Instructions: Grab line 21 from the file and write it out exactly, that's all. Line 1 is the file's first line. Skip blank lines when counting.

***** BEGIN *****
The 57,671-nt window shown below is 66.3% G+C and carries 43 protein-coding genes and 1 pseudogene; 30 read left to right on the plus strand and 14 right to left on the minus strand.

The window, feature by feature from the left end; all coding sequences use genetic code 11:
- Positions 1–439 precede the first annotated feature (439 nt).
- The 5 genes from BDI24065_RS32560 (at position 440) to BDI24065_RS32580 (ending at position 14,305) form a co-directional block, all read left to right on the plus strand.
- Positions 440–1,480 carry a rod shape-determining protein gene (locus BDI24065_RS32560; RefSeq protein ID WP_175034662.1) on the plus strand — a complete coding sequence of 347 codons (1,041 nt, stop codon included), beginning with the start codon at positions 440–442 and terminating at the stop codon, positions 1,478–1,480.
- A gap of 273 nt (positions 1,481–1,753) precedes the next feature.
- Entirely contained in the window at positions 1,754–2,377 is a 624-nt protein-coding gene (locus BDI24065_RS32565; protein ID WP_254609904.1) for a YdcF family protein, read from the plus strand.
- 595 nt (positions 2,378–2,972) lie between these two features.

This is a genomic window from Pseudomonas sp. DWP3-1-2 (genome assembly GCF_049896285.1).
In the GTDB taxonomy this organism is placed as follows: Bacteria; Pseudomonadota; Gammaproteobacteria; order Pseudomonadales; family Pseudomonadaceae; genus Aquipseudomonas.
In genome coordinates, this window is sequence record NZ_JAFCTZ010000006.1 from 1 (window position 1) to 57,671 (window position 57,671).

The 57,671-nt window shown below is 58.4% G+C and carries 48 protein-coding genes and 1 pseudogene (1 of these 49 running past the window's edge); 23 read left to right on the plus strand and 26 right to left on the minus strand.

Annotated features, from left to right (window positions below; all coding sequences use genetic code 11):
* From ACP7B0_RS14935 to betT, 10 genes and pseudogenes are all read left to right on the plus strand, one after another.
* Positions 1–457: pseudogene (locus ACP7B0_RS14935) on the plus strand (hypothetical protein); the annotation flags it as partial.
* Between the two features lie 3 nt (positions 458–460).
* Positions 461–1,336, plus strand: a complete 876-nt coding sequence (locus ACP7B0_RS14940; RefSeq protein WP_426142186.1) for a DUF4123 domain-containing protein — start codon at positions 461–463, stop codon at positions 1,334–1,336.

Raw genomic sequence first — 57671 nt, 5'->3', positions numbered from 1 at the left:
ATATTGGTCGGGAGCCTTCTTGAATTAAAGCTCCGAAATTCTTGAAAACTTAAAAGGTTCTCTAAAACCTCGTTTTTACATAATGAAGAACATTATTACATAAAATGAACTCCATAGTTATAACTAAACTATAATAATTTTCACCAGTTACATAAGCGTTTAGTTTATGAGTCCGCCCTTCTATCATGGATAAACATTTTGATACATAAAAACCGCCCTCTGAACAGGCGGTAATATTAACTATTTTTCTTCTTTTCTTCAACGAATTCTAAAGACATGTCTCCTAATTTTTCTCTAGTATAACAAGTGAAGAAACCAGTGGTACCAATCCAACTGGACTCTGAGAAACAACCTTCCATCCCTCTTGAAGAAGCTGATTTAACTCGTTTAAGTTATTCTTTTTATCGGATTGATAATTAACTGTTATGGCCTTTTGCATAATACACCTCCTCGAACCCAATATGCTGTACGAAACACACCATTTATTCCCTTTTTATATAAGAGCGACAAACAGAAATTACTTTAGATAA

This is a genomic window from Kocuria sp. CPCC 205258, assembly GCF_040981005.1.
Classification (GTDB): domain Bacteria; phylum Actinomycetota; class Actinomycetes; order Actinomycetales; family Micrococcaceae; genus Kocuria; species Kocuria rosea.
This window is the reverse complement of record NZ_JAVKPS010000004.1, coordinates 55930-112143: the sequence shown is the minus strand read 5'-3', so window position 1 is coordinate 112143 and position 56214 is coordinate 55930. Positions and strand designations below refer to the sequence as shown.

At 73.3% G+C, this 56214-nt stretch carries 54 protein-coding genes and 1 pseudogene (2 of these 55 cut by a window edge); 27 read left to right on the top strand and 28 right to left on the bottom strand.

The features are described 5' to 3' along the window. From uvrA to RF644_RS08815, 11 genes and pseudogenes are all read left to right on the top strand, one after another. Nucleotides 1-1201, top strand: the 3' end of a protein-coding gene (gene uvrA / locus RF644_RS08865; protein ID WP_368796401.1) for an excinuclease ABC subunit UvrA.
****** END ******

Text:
Classification (GTDB): domain Bacteria; phylum Actinomycetota; class Actinomycetes; order Actinomycetales; family Micrococcaceae; genus Kocuria; species Kocuria rosea.